‘Evacuate or die’: Puerto Ricans are told to abandon their homes and a curfew is imposed in the British Virgin Islands as 160mph Hurricane Maria smashes Dominica and the Caribbean Read more: http://www.dailymail.co.uk/news/article-4898010/Dominica-PM-rescued-home-Hurricane-Maria-hits.html#ixzz4t7dfsGc5 Follow us: @MailOnline on Twitter | DailyMail on Facebook

Puerto Ricans have been told to ‘evacuate or die’ after Hurricane Maria laid waste to the island of Dominica on its destructive path across the Caribbean.
Islanders have been warned to find shelter immediately with the howling 160mph winds expected to ‘devastate’ most of the U.S. territory tomorrow.
Frantic attempts are also being made to prepare for the storm before it slams into the British Virgin Islands where a curfew has been put in place.
It comes as experts revealed Maria has developed a ‘pinhole eye’ producing a more compact centre and intensifying its power.
Overnight, the storm caused chaos on Dominica and destroyed the house of prime minister Roosevelt Skerrit who had to be rescued. The 44-year-old, who has led the country since 2004, said he was at the ‘complete mercy of the hurricane’ before announcing that he had made it to safety.
But he later warned Dominica has lost ‘all what money can buy’ adding on Facebook: ‘My greatest fear for the morning is that we will wake to news of serious physical injury and possible deaths as a result of likely landslides triggered by persistent rains.’

Unconfirmed reports have suggested that Dominica’s main hospital has had its roof torn off, leaving patients vulnerable to the hurricane and local residents without access to medical care.
Power has gone down across the majority of Dominica. The DBS radio station has stopped broadcasting on the island after reports that the building had been smashed by falling objects in 160mph winds.
Meanwhile, emergency steps are being undertaken on the British Virgin Islands to prepare for the looming onslaught, although an official co-ordinating the operation has warned the islands had been ‘weakened’ by Irma and the situation ‘doesn’t look good’.
A curfew is in place and the governor Gus Jaspert warned of a race against time to clear up Irma debris to stop it becoming ‘missiles’ when Maria hits.

Another British overseas territory, Montserrat, has been issued with a hurricane warning amid fears Maria could bring a devastating storm surge, while torrential rain could trigger deadly flash floods.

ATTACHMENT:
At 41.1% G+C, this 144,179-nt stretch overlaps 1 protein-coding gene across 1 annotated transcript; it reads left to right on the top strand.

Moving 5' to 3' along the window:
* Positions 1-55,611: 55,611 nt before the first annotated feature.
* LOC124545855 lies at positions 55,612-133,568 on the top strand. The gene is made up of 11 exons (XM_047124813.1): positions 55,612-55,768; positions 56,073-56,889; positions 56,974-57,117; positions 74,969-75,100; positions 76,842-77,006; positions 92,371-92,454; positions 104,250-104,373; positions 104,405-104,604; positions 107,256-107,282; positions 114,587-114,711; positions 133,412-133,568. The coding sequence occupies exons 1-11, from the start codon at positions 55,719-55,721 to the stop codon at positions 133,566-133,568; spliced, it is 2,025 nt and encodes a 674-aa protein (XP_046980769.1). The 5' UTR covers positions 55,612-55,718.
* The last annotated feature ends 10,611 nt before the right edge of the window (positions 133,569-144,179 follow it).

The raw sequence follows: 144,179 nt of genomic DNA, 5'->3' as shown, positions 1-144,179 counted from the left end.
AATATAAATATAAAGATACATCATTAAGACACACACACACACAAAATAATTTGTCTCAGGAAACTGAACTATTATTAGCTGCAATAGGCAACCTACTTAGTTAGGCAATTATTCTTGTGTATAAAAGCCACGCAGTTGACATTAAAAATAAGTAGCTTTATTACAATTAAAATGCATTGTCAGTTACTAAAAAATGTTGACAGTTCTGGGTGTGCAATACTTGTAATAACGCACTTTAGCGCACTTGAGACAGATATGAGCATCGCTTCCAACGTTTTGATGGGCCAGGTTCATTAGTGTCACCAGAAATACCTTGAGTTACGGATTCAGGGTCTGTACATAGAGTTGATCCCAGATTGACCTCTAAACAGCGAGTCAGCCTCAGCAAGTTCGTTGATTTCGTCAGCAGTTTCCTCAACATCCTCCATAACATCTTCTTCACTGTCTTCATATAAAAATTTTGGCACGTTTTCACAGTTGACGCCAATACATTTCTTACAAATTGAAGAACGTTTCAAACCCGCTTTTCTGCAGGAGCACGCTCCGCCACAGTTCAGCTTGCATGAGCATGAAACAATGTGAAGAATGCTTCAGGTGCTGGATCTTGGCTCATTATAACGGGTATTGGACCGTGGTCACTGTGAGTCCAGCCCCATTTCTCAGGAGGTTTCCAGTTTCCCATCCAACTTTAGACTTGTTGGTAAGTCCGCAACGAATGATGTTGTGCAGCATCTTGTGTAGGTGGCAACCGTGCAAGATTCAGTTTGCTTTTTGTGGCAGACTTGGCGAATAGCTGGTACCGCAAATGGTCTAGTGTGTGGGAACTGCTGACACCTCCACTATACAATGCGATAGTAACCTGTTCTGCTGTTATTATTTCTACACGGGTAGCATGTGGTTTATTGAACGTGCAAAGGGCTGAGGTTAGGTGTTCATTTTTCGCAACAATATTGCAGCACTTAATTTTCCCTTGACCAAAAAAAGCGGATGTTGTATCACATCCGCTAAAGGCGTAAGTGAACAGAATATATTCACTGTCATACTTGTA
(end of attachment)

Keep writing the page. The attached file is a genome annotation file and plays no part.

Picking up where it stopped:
UK International Development Secretary Priti Patel said the Government is under no illusion about the possible impact of the strengthening hurricane and said they were taking steps to prepare communities.
Forecasters warned it was likely to grow even stronger as it entered warmer waters. It’s still too early to know whether Maria poses any threat to the U.S.
The U.S. National Hurricane Center said the storm would likely intensify over the next 24 hours or longer, noting its eye had shrunk to a compact 10 miles across and warning: ‘Maria is developing the dreaded pinhole eye.’

That generally means an extremely strong hurricane will get even mightier, said Brian McNoldy, a hurricane researcher at the University of Miami. He said it just like when a spinning ice skater brings in their arms and rotates faster. ‘You just don’t see those in weaker hurricanes,’ he said.
Authorities in the U.S. territory of Puerto Rico warned that people in wooden or flimsy homes should find safe shelter before the storm’s expected arrival there on Wednesday.
‘You have to evacuate. Otherwise, you’re going to die,’ said Hector Pesquera, the island’s public safety commissioner. ‘I don’t know how to make this any clearer.’
Puerto Rico’s governor, Ricardo Rosselló, meanwhile warned the hurricane will have a much greater impact than Irma.
‘It will essentially devastate most of the island,’ he told USA Today adding: ‘It will provoke massive flooding in flooding prone regions … our priority is to save lives.’
Officials in Guadeloupe said the French island near Dominica probably would experience heavy flooding and warned that many communities could be submerged.

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